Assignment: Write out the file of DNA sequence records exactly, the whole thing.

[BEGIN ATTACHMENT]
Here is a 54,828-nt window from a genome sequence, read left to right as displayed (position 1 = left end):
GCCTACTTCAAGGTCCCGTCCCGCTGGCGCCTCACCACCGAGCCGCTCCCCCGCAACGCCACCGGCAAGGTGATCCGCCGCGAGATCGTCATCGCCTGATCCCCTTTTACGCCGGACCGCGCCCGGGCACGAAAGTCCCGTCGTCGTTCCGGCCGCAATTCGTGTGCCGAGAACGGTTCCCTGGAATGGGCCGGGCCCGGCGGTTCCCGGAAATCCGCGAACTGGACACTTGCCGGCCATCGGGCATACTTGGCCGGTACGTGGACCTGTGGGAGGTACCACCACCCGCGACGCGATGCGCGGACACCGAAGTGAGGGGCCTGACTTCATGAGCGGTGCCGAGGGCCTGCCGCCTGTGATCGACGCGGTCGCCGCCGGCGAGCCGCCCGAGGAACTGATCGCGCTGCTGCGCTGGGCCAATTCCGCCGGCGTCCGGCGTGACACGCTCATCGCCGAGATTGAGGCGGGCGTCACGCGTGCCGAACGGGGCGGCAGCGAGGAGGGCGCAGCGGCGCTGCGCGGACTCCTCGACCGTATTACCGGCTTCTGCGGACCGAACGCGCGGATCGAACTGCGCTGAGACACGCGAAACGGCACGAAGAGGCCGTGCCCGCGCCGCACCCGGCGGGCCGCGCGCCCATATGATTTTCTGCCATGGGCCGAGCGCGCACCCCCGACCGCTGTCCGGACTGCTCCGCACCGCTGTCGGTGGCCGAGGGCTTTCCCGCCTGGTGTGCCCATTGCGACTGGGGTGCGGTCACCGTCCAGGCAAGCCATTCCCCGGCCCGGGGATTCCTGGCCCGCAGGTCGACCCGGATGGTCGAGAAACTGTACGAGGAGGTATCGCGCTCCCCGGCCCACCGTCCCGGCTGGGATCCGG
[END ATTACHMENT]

Here is a 54,828-nt window from a genome sequence, read left to right as displayed (position 1 = left end):
GCCTACTTCAAGGTCCCGTCCCGCTGGCGCCTCACCACCGAGCCGCTCCCCCGCAACGCCACCGGCAAGGTGATCCGCCGCGAGATCGTCATCGCCTGATCCCCTTTTACGCCGGACCGCGCCCGGGCACGAAAGTCCCGTCGTCGTTCCGGCCGCAATTCGTGTGCCGAGAACGGTTCCCTGGAATGGGCCGGGCCCGGCGGTTCCCGGAAATCCGCGAACTGGACACTTGCCGGCCATCGGGCATACTTGGCCGGTACGTGGACCTGTGGGAGGTACCACCACCCGCGACGCGATGCGCGGACACCGAAGTGAGGGGCCTGACTTCATGAGCGGTGCCGAGGGCCTGCCGCCTGTGATCGACGCGGTCGCCGCCGGCGAGCCGCCCGAGGAACTGATCGCGCTGCTGCGCTGGGCCAATTCCGCCGGCGTCCGGCGTGACACGCTCATCGCCGAGATTGAGGCGGGCGTCACGCGTGCCGAACGGGGCGGCAGCGAGGAGGGCGCAGCGGCGCTGCGCGGACTCCTCGACCGTATTACCGGCTTCTGCGGACCGAACGCGCGGATCGAACTGCGCTGAGACACGCGAAACGGCACGAAGAGGCCGTGCCCGCGCCGCACCCGGCGGGCCGCGCGCCCATATGATTTTCTGCCATGGGCCGAGCGCGCACCCCCGACCGCTGTCCGGACTGCTCCGCACCGCTGTCGGTGGCCGAGGGCTTTCCCGCCTGGTGTGCCCATTGCGACTGGGGTGCGGTCACCGTCCAGGCAAGCCATTCCCCGGCCCGGGGATTCCTGGCCCGCAGGTCGACCCGGATGGTCGAGAAACTGTACGAGGAGGTATCGCGCTCCCCGGCCCACCGTCCCGGCTGGGATCCGG